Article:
Civil War Photos

American Civil War Photos / Photos of Civil War

Civil War photos provide a detailed view of the conflict like no words can. Photographers arrived on the scene shortly after the battle and captured Gettysburg photos which documented the aftermath of the battle in black and white. These photos of Gettysburg are among the best photos of the Civil War.

Bradys Civil War JournalCivil War Photos PostcardsIn The Wake of Battle

Photo By Mathew BradyRussells Civil War PhotographsTouched By Fire

Alexander Gardner was a Scottish-born photographer who early in the war was commissioned by the Union army to take photos. He took the famed "Home of a Rebel sharpshooter" Gettysburg photo of a Confederate soldier at Devil's Den. Many say he staged the photo for dramatic effect in dragging a body 40 yards and repositioning it with the help of his assistant Timothy H. O'Sullivan.

In a 1961 study of more Gardner photos, two photos showed the appearance of the same dead Confederate sniper, and this suggested they were also staged. Although there is evidence to suggest that some of the photos of Civil War were staged, we should understand that this was not necessarily frowned upon in the early years of photography in the 19th century.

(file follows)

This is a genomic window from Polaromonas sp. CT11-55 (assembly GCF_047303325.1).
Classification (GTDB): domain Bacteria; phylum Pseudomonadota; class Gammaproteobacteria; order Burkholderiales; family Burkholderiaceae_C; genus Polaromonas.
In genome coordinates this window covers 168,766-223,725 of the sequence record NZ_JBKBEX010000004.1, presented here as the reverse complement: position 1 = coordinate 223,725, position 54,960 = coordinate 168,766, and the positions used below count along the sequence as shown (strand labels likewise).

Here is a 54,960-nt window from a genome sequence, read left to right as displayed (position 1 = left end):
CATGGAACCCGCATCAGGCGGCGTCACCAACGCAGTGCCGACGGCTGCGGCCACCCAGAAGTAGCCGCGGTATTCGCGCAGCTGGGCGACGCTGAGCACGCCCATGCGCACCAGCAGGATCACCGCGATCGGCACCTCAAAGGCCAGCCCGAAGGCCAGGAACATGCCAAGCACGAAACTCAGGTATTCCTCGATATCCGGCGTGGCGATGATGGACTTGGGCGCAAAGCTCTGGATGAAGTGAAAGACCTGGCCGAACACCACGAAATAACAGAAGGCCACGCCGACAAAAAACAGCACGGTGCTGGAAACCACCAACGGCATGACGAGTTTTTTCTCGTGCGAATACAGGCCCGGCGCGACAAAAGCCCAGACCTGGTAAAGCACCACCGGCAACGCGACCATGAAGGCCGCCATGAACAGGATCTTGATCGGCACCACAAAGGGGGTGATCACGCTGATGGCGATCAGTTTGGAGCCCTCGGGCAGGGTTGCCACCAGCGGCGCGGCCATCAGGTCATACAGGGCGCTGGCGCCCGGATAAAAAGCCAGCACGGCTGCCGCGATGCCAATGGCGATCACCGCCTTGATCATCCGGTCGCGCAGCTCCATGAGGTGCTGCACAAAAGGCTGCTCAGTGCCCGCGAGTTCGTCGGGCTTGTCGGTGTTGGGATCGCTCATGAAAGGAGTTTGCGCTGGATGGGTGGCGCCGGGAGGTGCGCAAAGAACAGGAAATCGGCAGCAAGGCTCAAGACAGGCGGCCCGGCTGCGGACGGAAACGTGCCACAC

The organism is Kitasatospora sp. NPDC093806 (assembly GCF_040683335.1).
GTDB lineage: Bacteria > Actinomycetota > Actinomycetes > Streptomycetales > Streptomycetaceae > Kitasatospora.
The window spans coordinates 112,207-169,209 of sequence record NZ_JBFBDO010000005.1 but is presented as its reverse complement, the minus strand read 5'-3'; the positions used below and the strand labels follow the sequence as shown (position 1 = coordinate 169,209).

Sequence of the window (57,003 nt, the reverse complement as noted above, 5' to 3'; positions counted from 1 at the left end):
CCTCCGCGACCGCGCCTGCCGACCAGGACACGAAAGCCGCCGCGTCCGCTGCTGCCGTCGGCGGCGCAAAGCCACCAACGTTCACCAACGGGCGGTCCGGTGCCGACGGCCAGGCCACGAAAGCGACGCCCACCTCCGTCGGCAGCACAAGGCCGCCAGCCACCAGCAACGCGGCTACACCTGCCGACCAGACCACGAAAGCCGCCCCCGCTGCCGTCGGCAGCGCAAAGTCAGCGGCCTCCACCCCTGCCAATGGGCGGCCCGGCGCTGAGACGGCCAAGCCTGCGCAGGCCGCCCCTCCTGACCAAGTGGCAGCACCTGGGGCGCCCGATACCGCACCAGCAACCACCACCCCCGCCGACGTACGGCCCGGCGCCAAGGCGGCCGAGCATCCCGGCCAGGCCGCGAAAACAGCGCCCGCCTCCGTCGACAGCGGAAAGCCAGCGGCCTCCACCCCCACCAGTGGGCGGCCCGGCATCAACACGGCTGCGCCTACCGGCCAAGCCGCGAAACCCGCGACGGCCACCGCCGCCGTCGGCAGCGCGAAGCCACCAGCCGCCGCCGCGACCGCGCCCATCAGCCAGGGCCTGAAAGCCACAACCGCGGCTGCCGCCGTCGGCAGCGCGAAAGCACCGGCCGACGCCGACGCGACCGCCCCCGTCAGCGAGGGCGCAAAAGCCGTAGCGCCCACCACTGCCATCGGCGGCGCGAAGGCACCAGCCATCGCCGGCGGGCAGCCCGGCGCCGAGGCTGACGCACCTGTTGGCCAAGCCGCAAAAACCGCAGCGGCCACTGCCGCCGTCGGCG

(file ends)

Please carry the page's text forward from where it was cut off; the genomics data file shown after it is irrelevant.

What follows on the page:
Civil War Photos

Gardner also photographed the Battle of Antietam, the Siege of Petersburg, and took the last known Abraham Lincoln photograph just 4 days before his assassination. He was the only one of the many Civil War photographers allowed access to the execution of the Lincoln conspirators, and they would later appear in Harper's Weekly.

Gardner's assistant, Timothy O'Sullivan was well-known for his work on the Civil War and the expansion out west. Perhaps his best work is the "Harvest of Death" photo which epitomized the horrors of the Battle of Gettysburg for the world to see.

He took many well-documented photos at Gettysburg including "Field where General Reynolds fell", "Slaughter pen", and "View in wheatfield opposite our extreme left".

There were many Civil War photographers who captured images for all to see and their images revealed a moment in time that allows us to understand the conflict with more visual clarity.

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